1415 W. 22nd Street,
Tower Floor 
Oak Brook, IL 60523  
Phone 630-684-2204

James F. Fitzgerald & Associates
Human Resource Consulting

The Executive Coaching Process

James F. Fitzgerald & Associates has developed a coaching philosophy which is the foundation for each assignment.  Every engagement is tailored to the specific needs of the client.  This is a highly personalized program that is based upon trust; focused on desired outcomes and accountability for all parties involved.


The first step of an executive coaching assignment is a preliminary determination of the issues to be addressed.  The coach accomplishes this through in-depth discussions with the executive and the individual's superior.  These findings will be very helpful in the development of a shared vision of attainable goals.  In broad strokes, this process has three elements:  identify the issues, develop a process to address the issues, and monitor the results over an extended period of time.   

The coach then conducts a 360-assessment process, meeting with six or more peers, subordinates and superiors to develop further insights into the executive’s management style.  The coach drafts a summary report based on these interviews.  The draft will be the basis for the development of a set of short and long term goals.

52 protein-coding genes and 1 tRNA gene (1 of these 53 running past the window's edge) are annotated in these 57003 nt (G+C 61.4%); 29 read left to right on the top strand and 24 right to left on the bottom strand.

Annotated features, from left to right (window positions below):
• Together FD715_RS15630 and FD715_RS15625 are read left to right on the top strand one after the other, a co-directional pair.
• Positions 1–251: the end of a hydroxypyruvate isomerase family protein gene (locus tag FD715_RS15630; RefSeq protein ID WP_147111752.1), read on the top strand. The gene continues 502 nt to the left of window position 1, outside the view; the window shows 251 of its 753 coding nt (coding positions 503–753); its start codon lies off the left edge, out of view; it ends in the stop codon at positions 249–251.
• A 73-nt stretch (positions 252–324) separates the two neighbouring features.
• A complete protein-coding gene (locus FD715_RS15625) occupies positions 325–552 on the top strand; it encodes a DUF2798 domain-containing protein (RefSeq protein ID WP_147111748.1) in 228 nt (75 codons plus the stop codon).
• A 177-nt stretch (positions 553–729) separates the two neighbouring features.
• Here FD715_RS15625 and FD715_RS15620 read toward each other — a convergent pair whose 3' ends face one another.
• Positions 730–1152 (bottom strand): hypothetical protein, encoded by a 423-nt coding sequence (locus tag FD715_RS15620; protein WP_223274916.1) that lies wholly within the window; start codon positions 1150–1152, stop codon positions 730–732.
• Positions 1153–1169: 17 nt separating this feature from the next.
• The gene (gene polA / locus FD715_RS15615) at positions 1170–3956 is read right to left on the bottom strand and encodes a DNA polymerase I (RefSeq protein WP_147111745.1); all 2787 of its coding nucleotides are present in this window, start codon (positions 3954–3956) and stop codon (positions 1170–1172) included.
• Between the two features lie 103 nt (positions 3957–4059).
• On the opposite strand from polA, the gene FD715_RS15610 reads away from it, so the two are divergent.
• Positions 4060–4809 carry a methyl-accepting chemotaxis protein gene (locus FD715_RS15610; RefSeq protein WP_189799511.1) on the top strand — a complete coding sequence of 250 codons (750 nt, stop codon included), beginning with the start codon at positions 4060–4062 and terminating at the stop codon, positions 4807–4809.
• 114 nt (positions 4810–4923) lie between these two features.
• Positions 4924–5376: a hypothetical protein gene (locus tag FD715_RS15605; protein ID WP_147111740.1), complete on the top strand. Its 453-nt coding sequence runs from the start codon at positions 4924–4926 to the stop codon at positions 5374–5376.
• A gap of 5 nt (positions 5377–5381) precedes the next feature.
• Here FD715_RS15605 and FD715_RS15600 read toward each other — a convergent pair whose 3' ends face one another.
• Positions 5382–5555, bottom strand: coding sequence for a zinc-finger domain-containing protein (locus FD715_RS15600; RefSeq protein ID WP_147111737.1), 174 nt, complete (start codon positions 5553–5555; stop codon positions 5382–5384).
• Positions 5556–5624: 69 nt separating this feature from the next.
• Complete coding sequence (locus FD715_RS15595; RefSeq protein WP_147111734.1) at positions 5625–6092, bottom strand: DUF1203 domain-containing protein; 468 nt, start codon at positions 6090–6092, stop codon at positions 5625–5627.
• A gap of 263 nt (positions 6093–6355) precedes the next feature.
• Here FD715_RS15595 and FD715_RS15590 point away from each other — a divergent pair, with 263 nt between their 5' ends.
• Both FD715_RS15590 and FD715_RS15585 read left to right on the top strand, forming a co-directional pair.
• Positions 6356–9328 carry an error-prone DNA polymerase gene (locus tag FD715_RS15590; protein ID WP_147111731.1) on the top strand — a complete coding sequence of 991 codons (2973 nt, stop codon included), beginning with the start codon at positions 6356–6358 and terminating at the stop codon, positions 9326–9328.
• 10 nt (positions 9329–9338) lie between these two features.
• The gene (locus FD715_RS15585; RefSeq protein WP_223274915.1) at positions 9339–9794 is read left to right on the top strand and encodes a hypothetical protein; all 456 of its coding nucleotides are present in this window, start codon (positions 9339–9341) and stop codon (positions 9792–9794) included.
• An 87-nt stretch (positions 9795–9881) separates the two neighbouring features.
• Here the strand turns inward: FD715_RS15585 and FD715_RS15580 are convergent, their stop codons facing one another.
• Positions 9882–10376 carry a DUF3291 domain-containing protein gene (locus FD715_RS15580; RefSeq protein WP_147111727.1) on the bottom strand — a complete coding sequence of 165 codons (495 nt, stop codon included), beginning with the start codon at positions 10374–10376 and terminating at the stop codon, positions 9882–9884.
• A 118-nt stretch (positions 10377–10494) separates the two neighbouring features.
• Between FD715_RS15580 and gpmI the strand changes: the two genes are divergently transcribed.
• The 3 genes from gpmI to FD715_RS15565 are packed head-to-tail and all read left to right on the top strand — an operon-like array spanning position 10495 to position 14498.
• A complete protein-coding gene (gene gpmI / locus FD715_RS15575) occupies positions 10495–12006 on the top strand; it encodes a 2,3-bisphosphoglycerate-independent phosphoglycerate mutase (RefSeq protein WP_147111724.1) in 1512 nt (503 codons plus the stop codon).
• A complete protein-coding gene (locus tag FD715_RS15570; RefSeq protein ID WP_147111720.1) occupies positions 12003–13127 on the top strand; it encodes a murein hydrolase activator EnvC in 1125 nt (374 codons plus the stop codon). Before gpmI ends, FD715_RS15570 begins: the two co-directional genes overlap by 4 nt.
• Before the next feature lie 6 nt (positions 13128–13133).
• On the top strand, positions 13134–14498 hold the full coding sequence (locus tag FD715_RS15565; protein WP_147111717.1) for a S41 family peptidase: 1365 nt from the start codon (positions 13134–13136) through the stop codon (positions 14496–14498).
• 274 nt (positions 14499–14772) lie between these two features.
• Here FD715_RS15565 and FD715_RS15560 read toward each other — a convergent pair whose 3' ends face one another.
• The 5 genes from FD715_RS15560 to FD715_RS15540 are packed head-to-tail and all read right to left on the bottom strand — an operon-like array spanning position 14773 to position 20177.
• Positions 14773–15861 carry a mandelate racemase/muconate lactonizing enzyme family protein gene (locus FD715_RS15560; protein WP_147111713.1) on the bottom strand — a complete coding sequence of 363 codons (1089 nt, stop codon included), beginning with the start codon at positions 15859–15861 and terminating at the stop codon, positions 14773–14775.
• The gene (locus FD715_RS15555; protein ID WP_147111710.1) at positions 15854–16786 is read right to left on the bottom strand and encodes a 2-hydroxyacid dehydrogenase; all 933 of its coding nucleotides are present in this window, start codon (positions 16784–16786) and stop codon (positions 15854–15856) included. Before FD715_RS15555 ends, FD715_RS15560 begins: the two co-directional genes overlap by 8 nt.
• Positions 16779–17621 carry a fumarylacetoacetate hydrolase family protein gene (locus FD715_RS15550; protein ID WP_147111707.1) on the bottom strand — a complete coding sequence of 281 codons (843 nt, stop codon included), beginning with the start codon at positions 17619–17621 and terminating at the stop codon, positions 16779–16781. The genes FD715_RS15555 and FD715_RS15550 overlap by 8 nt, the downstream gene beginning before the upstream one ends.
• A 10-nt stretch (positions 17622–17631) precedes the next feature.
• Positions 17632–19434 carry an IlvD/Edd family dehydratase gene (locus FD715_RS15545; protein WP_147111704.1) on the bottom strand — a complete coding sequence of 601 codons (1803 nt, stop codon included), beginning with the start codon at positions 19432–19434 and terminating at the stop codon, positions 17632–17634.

The executive then completes a battery of assessment instruments, which are evaluated by our industrial psychologist.  Then the executive, psychologist and coach meet for several hours to review the data.  This meeting provides a common understanding of the issues that the executive and coach will address in their meetings. 

With the goals and benefits clearly outlined, the executive and the coach develop a mutually agreed upon timetable for addressing specific issues. At three month intervals, the coach and executive will review the goals of the process and adjust as necessary.  Typically, the entire process will cover a period of nine to twelve months.  Periodic progress reports are provided to the executive's stakeholders when appropriate.    


The coach and executive develop a relationship based on respect, trust and open lines of communication.  The executive progresses from a relationship of some dependence on the coach to one of self-reflection and correction as needed.   Mature and accomplished executives can and do recognize the advantages of exerting a significant effort to become even more competent and effective. The outcome of this coaching process is often a significant rededication in one’s career.   

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